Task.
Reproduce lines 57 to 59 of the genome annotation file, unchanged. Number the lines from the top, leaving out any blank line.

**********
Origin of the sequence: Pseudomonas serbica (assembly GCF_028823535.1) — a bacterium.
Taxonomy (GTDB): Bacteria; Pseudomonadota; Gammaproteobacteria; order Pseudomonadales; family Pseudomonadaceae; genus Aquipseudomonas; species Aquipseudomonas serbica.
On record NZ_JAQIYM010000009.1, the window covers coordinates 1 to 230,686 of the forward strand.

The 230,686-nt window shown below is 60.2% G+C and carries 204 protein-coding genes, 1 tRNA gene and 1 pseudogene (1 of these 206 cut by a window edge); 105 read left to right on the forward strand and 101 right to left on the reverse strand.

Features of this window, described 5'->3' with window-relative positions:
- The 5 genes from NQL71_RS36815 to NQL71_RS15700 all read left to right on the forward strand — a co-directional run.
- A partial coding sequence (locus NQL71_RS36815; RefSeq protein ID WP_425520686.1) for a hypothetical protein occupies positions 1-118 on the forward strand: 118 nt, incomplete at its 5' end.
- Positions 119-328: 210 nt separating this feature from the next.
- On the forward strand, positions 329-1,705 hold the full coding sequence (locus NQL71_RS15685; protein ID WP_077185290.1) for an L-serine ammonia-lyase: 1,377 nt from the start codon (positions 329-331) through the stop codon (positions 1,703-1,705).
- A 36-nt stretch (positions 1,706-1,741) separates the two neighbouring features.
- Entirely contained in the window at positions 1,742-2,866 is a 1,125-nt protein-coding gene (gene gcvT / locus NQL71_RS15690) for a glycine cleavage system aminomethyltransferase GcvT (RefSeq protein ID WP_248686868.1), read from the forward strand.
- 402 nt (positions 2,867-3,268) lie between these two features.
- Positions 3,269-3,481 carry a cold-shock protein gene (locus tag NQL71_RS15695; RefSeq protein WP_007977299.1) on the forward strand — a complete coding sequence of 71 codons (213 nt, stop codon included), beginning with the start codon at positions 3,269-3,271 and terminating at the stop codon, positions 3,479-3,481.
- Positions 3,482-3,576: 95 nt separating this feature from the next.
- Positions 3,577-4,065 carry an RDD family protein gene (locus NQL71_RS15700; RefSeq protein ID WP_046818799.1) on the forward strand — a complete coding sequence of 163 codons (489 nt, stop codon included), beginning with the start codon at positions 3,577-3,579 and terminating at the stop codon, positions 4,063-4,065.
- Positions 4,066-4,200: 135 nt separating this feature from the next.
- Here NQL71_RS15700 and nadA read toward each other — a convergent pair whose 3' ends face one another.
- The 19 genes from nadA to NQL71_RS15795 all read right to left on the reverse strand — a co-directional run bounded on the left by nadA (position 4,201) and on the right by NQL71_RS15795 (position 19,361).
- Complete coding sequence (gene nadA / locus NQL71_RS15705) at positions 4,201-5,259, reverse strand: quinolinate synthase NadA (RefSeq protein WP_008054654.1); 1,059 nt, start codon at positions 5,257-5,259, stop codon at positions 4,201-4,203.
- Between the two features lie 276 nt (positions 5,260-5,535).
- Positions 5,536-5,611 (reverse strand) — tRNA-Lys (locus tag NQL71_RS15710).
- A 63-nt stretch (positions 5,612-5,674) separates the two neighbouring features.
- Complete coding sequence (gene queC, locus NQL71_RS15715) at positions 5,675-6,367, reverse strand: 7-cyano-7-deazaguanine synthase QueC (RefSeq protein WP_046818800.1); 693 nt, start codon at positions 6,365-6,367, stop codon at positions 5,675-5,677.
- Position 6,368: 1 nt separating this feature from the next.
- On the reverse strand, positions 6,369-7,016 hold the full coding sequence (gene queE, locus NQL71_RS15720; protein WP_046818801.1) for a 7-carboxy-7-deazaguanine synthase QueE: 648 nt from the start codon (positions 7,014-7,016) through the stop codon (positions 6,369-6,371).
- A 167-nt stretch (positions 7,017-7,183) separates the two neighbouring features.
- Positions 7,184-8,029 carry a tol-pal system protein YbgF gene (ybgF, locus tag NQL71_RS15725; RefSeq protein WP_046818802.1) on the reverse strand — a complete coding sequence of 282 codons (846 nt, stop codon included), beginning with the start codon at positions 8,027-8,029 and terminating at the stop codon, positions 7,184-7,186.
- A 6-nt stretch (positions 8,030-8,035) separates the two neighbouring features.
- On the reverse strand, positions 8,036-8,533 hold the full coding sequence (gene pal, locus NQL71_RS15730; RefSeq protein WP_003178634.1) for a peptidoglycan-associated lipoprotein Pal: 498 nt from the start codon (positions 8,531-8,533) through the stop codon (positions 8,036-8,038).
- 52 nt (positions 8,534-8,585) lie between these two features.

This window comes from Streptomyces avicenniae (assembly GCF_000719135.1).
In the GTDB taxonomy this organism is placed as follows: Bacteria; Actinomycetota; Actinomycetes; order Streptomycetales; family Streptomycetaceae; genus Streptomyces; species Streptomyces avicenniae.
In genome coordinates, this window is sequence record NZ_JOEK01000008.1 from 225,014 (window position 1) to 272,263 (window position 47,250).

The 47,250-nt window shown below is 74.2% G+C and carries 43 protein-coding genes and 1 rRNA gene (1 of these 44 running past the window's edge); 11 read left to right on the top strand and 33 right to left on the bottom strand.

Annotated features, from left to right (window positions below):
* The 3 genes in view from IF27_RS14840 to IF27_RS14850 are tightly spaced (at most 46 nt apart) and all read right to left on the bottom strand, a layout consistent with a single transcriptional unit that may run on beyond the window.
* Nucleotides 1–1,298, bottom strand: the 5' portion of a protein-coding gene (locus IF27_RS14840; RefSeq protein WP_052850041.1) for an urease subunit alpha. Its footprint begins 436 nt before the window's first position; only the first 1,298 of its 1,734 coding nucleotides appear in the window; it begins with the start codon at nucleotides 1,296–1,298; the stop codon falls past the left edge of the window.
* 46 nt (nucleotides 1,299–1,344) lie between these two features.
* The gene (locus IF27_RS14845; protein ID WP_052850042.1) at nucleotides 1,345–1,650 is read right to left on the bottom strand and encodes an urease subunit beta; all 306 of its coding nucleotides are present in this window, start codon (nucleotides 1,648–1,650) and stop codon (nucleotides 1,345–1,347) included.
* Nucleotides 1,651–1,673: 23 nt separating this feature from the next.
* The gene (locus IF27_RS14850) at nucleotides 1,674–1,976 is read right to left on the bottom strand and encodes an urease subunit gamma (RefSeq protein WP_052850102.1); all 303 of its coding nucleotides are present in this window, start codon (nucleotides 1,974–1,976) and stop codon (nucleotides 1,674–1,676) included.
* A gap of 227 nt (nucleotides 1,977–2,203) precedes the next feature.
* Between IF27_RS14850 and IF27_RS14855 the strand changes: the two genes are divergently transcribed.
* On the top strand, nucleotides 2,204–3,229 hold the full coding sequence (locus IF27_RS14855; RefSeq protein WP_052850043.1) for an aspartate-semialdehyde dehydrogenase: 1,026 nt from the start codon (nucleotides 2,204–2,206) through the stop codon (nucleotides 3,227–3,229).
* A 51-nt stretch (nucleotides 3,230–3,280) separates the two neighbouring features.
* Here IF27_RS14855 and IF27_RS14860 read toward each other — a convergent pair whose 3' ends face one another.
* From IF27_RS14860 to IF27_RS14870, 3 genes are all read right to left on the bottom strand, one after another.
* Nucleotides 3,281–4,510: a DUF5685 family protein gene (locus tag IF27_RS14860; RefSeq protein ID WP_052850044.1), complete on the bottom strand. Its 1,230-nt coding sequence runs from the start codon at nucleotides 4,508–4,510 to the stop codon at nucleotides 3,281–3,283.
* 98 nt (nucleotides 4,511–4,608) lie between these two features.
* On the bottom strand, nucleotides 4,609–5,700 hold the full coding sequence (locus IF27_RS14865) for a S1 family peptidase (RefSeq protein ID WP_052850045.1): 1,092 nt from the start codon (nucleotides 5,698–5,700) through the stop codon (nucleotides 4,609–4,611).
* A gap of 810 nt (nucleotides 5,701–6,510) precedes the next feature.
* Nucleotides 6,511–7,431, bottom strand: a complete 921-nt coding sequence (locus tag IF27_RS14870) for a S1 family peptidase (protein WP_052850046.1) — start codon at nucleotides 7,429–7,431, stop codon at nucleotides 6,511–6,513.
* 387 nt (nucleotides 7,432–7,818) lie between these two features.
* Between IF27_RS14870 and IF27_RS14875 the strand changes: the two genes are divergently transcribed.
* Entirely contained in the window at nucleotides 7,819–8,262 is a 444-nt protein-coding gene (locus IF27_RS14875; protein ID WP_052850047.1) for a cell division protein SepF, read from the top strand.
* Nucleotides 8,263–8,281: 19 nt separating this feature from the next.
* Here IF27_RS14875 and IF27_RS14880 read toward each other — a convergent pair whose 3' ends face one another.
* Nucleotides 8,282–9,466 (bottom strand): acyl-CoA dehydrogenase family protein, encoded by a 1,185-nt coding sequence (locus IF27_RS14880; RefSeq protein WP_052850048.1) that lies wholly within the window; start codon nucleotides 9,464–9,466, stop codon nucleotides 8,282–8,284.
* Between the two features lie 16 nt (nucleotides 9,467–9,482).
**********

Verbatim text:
* Here IF27_RS14875 and IF27_RS14880 read toward each other — a convergent pair whose 3' ends face one another.
* Nucleotides 8,282–9,466 (bottom strand): acyl-CoA dehydrogenase family protein, encoded by a 1,185-nt coding sequence (locus IF27_RS14880; RefSeq protein WP_052850048.1) that lies wholly within the window; start codon nucleotides 9,464–9,466, stop codon nucleotides 8,282–8,284.
* Between the two features lie 16 nt (nucleotides 9,467–9,482).